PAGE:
"Come and have breakfast" (John 21:12).
God's suddenlies become our serendipities. Webster's Dictionary gives the definition of serendipity: "[Coined by Horace Walpole...after his tale The Three Princes of Serendip (i.e., Ceylon), who made such discoveries.] An apparent aptitude for making fortunate discoveries accidentally."
In his book, The Road Less Traveled, author M. Scott Peck, in his section on "The Miracle of Serendipity," maintains that this is really grace: "...Grace, manifested in part by `valuable or agreeable things not sought for,' is available to everyone, but that while some take advantage of it, others do not....Let me suggest that one of the reasons we fail to take advantage of grace is that we are not fully aware of its presence -- that is, we don't find valuable things not sought for, because we fail to appreciate the value of the gift when it is given us."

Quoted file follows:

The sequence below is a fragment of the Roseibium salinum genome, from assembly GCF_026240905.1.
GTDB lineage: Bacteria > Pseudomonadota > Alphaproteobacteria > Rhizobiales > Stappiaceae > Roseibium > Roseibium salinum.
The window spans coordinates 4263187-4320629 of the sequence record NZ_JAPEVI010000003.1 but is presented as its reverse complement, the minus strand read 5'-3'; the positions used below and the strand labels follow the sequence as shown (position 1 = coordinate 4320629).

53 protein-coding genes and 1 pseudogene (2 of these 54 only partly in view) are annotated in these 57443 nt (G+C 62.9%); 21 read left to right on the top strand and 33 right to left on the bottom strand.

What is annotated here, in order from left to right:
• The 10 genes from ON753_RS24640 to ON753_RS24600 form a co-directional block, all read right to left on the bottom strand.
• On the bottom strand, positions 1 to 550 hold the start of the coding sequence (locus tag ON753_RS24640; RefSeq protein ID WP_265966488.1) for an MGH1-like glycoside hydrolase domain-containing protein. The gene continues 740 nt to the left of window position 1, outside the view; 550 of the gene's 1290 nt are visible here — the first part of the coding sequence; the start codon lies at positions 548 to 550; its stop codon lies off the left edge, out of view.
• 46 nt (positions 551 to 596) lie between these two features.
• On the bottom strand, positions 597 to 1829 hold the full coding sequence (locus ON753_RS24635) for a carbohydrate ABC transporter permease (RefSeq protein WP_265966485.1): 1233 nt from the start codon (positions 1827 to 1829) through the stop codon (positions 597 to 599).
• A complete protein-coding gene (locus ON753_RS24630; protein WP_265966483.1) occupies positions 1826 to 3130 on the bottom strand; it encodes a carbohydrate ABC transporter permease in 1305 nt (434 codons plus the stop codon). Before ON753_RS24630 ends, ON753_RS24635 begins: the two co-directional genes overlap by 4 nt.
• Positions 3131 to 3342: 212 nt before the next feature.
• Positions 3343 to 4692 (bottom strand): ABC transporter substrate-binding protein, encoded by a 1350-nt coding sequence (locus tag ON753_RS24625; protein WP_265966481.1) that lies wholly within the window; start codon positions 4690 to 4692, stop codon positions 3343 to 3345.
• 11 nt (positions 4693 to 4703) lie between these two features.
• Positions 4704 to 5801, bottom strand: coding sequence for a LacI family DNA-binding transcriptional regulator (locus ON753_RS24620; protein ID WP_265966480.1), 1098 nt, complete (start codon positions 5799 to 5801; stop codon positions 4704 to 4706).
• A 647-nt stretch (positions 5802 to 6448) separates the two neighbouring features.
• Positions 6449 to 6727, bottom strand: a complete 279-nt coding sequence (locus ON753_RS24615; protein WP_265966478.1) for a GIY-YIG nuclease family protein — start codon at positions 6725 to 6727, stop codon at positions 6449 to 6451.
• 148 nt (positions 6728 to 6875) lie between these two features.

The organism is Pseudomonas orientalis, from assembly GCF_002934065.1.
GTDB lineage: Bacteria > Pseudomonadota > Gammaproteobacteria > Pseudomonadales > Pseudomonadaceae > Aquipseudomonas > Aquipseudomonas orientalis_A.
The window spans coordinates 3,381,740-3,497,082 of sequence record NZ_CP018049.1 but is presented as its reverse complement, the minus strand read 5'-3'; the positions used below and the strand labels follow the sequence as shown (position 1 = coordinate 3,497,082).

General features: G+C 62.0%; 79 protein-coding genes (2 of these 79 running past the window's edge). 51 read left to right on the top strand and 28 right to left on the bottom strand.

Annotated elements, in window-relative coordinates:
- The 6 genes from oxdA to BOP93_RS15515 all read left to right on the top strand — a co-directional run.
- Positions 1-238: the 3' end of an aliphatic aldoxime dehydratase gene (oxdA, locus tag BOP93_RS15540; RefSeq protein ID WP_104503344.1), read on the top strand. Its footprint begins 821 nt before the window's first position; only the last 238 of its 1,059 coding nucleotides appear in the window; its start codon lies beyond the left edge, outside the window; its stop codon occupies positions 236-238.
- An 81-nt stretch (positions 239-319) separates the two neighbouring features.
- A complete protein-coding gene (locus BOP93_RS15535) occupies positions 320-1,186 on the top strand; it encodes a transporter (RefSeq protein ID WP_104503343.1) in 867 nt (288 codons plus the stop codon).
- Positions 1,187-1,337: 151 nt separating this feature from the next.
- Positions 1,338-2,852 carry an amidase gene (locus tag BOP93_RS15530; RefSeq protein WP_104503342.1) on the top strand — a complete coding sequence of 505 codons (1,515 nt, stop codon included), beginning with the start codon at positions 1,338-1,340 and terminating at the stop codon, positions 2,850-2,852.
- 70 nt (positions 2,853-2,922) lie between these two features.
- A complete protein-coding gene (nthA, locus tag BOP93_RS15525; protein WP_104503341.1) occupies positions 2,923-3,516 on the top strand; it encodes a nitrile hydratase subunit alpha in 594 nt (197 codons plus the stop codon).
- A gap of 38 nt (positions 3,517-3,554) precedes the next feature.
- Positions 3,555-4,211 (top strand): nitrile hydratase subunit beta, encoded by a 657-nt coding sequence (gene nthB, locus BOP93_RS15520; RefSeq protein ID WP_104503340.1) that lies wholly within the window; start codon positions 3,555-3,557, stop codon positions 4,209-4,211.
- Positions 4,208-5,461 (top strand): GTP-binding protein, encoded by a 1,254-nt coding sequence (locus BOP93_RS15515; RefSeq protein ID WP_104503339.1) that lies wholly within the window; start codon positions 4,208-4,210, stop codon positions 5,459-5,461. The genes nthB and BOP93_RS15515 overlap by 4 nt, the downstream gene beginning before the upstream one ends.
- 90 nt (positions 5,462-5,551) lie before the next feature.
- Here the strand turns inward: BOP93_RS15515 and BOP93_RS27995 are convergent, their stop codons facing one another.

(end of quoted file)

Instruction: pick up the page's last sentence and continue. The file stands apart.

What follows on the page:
Surely Jesus' invitation to the weary disciples was an unexpected grace, a serendipity. Come, dine with Me! He asks their companionship and is ready to provide their needs. Here is the sacrament and the ultimate union. Jesus treated His beloved as His friends. He did not demand that they come and serve Him, nor did He tell them to go off to the side and eat; instead, He served them and ate with them. What a glorious testament and truth and treatment!
"...How much more did God's grace and the gift that came by the grace of the one man, Jesus Christ, overflow to the many!" (Romans 5:15). Yes, many graces -- serendipities -- overflow in our daily life, but we won't find them unless we are tuned in to God's love, and unless we are most grateful for His providence. We can view providence as either fate or foresight; providence is the gift of the awareness of His many gifts!